FIG. 2 shows a system of spatially resident software in accordance with one embodiment of the invention. FIG. 2 shows a classroom (200) including a doorway (202), code (204) on a device (i.e., Device A (206)), where the code (204) is associated with the doorway (202) (i.e., attempts to remain resident at the doorway (202) of the classroom (200)), and several other devices (i.e., Device B (208, Device C (210), Device D (212)) entering and leaving the classroom (200). Those skilled in the art will appreciate that the devices shown in FIG. 2 may be any device capable of storing code, such as calculators, wireless computers, personal digital assistants, etc. Further, those skilled in the art will appreciate that although the code (204) that associated with doorway (202) is shown in FIG. 2 as residing on Device A (206), the code (204) may or may not reside on a device. Rather, in one embodiment of the invention, the code (204) may attempt to reside at or as close to the doorway (202) as possible, with or without having a physical device placed at the doorway (202).

As described above, the code (204) attempts to stay at a position near the doorway (202) of the classroom (200) in order to provide functionality to the devices that enter the classroom (200). For the purposes of the classroom (200) shown in FIG. 2, suppose that each of the devices within the classroom (200) or entering the classroom (200) (i.e., Device B (208), Device C (210), and Device D (212)) are calculators that belong to users (e.g., students, teachers, etc.) in the classroom (200). In this case, the code (204) resident at the doorway (202) copies itself (or a portion of itself) and downloads onto one or more calculators when the calculators are detected as entering the classroom (200). Further, in one embodiment of the invention, the code (204) may copy and download only portions of the code (204), based on the types of functionalities provided to each student or the teacher in the classroom (200). For example, suppose that a statistics class uses the classroom (200) in the morning and a physics class is present in the classroom (200) during the afternoon. In this case, the code (204) may determine the time of day and download appropriate functionalities based on which class is scheduled to use the classroom (200). In other words, the code may provide an allowed software package specific to a class based on the time of day, the day of the week, etc. Specifically, if a physics class is present in the classroom (200) on the day of an examination, then the calculators used by students may not be permitted to have physics formulas. In this case, the software package that is downloaded to the calculators during the physics class may include all functionalities except physics formulas.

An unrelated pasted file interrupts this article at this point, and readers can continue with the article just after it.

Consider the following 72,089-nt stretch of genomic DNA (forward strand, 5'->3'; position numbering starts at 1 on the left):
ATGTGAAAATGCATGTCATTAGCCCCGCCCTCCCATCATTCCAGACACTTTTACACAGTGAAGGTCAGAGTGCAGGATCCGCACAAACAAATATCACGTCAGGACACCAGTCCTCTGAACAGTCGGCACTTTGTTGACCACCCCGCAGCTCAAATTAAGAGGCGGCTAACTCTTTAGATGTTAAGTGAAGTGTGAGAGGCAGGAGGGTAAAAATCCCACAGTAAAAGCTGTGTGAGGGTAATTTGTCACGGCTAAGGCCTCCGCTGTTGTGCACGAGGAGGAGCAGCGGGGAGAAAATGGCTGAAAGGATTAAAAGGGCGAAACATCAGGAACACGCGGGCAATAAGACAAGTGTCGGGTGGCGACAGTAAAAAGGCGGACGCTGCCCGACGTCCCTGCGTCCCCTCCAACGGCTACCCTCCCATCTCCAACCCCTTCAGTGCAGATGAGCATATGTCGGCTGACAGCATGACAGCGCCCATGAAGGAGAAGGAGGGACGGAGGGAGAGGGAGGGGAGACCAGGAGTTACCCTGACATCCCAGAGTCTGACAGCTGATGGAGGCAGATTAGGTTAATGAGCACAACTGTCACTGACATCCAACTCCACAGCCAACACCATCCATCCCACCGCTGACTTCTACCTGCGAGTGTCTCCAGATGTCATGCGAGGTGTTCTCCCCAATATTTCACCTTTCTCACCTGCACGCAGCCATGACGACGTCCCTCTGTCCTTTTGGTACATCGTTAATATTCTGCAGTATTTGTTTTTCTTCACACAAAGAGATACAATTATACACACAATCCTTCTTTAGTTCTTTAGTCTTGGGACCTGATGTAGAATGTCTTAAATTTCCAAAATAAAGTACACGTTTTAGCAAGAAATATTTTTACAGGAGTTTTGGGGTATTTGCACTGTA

In FIG. 2, Device B (208) and Device C (210) include the downloaded code (204). Device D (212), however, is entering the classroom (200). When Device D (212) is detected by the code (204), the code (204) may access the properties associated with Device D (212) to determine whether Device D (212) is entering the classroom (200) (e.g., the direction and velocity of Device D (212)), whether Device D (212) is capable of storing the code (204) (e.g., whether Device D (212) has enough memory to load the code (204), etc.), whether Device D (212) is a valid calculator type authorized for use in the class, etc. Upon accessing the properties associated with Device D (212), the code (204) downloads to Device D (212) if the criteria for the download of the code (204) are met. For example, if Device D (212) does not have enough memory to load the code (204), then one of the criterion for the download is not met, and the code (204) does not download onto Device D (212).

In one embodiment of the invention, the code (204) may access user properties associated with the devices that enter the classroom (200) to determine whether the device is suitable for the download of the code (204). For example, in FIG. 2, if a particular calculator belongs to a teacher, then the code (204) may access the device to determine that the calculator is authorized for use by a teacher, authenticate the teacher, and download itself, including all its functionalities, to the calculator. Those skilled in the art will appreciate that authentication of the user (e.g., teacher, student, principal, etc.) may be performed using any authentication means well known in the art (e.g., username and password authentication, digital signatures, biometric authentication, etc.). Alternatively, if the calculator belongs to a student, and the student is authenticated, then the code (204) may access user properties and determine that the student is enrolled in both a physics class and a statistics class, in which case the code (204) may download only the functionalities allowed in both the physics and statistics class depending on the location of the device and time of day (e.g., located in a particular classroom at a particular time with the user being authenticated as a particular student).